OBJECTIVE: To analyze bite force distribution in subjects with different occlusal characteristics. METHODS: This prospective study included 132 candidates (50 males, 82 females) seeking orthodontic treatment, who were divided into four groups based on Angle's classification of malocclusion. T-Scan® III Version 7.0 was used to record their relative distribution of bite forces, which were compared using gender, Angle's occlusal classification, overjet, overbite, space analysis, sagittal, and transverse skeletal relations variables. RESULTS: ANOVA revealed significant differences in posterior/anterior bite force ratios between sagittal dental and skeletal relationships, overjet, and overbite groups (p < 0.05). No significant difference was found between different space analysis and transverse relationship groups (p > 0.05) or between genders (p > 0.05). CONCLUSION: Subjects with Class III, decreased overjet and decreased overbite displayed higher bite force in posterior teeth compared to other groups. This feature must be considered when evaluating patients with dental and periodontal pathologies that might be affected by excessive tooth stress, especially in subjects with oral parafunctions and bruxism.

4.
J World Fed Orthod ; 9(3): 106-111, 2020 09.
Artículo en Inglés | MEDLINE | ID: mdl-32900674

RESUMEN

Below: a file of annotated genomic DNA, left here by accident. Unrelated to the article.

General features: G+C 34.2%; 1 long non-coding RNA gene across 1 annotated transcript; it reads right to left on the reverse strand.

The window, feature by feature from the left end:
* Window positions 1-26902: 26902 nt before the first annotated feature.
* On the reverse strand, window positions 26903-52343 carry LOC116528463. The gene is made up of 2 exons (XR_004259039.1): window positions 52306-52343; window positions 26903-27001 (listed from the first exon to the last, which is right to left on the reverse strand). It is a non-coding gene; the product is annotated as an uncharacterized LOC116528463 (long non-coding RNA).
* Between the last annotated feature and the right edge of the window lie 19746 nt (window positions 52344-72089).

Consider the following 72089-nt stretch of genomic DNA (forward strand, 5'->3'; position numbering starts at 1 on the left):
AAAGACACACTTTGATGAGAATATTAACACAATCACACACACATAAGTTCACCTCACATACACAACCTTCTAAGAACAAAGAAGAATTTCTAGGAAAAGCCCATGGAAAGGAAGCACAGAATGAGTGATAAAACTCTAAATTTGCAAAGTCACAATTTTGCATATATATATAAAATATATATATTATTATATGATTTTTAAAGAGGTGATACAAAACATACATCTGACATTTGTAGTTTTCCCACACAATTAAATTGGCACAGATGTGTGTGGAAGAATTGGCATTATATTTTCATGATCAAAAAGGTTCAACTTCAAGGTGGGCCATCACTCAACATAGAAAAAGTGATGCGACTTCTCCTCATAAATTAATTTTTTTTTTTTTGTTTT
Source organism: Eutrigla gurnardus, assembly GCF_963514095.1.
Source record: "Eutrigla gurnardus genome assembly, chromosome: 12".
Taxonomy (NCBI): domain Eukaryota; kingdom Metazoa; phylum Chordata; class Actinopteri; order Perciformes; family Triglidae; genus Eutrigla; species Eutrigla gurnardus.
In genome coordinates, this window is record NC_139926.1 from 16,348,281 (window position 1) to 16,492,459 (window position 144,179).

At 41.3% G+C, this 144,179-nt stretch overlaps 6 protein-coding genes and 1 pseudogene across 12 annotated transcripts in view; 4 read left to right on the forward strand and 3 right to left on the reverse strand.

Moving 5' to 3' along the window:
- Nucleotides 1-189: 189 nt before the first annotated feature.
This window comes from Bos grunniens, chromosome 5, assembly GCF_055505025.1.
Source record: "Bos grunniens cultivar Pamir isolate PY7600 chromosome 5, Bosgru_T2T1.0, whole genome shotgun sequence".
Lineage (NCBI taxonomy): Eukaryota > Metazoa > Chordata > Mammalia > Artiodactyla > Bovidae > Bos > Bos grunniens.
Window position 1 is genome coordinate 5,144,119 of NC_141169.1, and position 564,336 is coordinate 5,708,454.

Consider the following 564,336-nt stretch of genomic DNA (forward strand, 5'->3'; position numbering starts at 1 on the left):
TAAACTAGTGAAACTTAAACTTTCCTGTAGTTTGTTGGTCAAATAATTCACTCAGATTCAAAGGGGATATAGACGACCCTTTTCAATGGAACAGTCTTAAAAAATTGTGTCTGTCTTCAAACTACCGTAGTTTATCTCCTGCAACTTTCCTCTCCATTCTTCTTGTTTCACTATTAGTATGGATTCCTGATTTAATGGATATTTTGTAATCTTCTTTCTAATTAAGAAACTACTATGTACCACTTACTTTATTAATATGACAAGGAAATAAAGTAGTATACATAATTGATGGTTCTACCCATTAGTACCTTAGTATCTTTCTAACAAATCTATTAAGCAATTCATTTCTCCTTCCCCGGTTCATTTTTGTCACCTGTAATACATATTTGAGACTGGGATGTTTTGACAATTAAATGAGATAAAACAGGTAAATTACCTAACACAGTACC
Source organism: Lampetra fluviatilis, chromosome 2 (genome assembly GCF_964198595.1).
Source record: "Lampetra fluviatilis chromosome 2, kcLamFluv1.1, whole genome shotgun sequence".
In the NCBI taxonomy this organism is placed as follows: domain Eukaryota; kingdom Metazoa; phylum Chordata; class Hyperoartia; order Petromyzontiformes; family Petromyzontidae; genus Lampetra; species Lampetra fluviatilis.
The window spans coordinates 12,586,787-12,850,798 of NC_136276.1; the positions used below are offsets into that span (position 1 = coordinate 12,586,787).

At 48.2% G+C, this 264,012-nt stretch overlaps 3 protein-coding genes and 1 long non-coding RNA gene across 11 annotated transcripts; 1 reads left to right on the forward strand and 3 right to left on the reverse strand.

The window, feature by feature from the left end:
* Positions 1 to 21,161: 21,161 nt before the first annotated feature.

BACKGROUND: The aim of this study was to evaluate the impact of clinical closure and delayed orthodontic care delivery in terms of types of emergencies, pain intensity, and disability experienced by orthodontic patients during the COVID-19 pandemic. METHODS: This was a descriptive cross-sectional study using an electronic survey that was distributed to orthodontic patients who were not seen in clinic for 2 to 3 months due to clinic closure. The survey included demographics, types of orthodontic emergencies, Numerical Rating Scale, and Manchester Orofacial Pain Disability Scale. RESULTS: There were a total of 150 respondents with mean age of 20 years; 57.33% were female patients. The most common reported orthodontic emergencies were poking wire 30%, debonded brackets 27.3%, bad odor 24%, sharp ligature tie 20%, inflammation and bleeding 9.3%, ulcer 8.7%, and problematic palatal device 8%. Pain was significantly associated with poking wire (P < 0.001), sharp ligature tie (P < 0.01), ulcer (P < 0.05), and problematic palatal device (P < 0.01). Poking wire, sharp ligature tie, and problematic palatal device were found to be significant predictors of pain intensity. Median pain intensity was 3, similar to the median disability score. There was a significant association between pain intensity and disability score (P < 0.01). With each unit increase in pain intensity, the disability score increased by 1.18. CONCLUSIONS: Delay in receiving orthodontic care could result in an orthodontic emergency, yet pain and disability resulting from these events are minimal. The decision to resume clinical service should be evaluated considering risks and benefits in case of the pandemic. Further studies are required.